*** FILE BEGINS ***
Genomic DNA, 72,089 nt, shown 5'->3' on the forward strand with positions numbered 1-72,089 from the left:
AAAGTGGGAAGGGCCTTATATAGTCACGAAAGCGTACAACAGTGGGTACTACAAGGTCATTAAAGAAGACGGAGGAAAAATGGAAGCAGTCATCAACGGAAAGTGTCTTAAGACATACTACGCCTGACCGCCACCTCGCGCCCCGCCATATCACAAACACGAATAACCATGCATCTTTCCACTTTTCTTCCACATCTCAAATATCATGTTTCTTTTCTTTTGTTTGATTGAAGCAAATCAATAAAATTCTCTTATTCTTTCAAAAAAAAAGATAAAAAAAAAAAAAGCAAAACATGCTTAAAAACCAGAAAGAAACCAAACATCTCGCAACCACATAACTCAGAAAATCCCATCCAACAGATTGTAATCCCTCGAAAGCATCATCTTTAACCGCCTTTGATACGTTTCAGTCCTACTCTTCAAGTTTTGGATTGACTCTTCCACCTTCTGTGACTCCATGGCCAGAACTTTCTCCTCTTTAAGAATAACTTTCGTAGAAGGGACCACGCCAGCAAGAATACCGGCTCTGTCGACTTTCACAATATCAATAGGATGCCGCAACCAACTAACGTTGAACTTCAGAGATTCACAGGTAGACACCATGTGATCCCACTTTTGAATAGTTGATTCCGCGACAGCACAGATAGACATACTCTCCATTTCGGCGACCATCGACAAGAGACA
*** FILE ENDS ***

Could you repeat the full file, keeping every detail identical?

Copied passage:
Genomic DNA, 72,089 nt, shown 5'->3' on the forward strand with positions numbered 1-72,089 from the left:
AAAGTGGGAAGGGCCTTATATAGTCACGAAAGCGTACAACAGTGGGTACTACAAGGTCATTAAAGAAGACGGAGGAAAAATGGAAGCAGTCATCAACGGAAAGTGTCTTAAGACATACTACGCCTGACCGCCACCTCGCGCCCCGCCATATCACAAACACGAATAACCATGCATCTTTCCACTTTTCTTCCACATCTCAAATATCATGTTTCTTTTCTTTTGTTTGATTGAAGCAAATCAATAAAATTCTCTTATTCTTTCAAAAAAAAAGATAAAAAAAAAAAAAGCAAAACATGCTTAAAAACCAGAAAGAAACCAAACATCTCGCAACCACATAACTCAGAAAATCCCATCCAACAGATTGTAATCCCTCGAAAGCATCATCTTTAACCGCCTTTGATACGTTTCAGTCCTACTCTTCAAGTTTTGGATTGACTCTTCCACCTTCTGTGACTCCATGGCCAGAACTTTCTCCTCTTTAAGAATAACTTTCGTAGAAGGGACCACGCCAGCAAGAATACCGGCTCTGTCGACTTTCACAATATCAATAGGATGCCGCAACCAACTAACGTTGAACTTCAGAGATTCACAGGTAGACACCATGTGATCCCACTTTTGAATAGTTGATTCCGCGACAGCACAGATAGACATACTCTCCATTTCGGCGACCATCGACAAGAGACA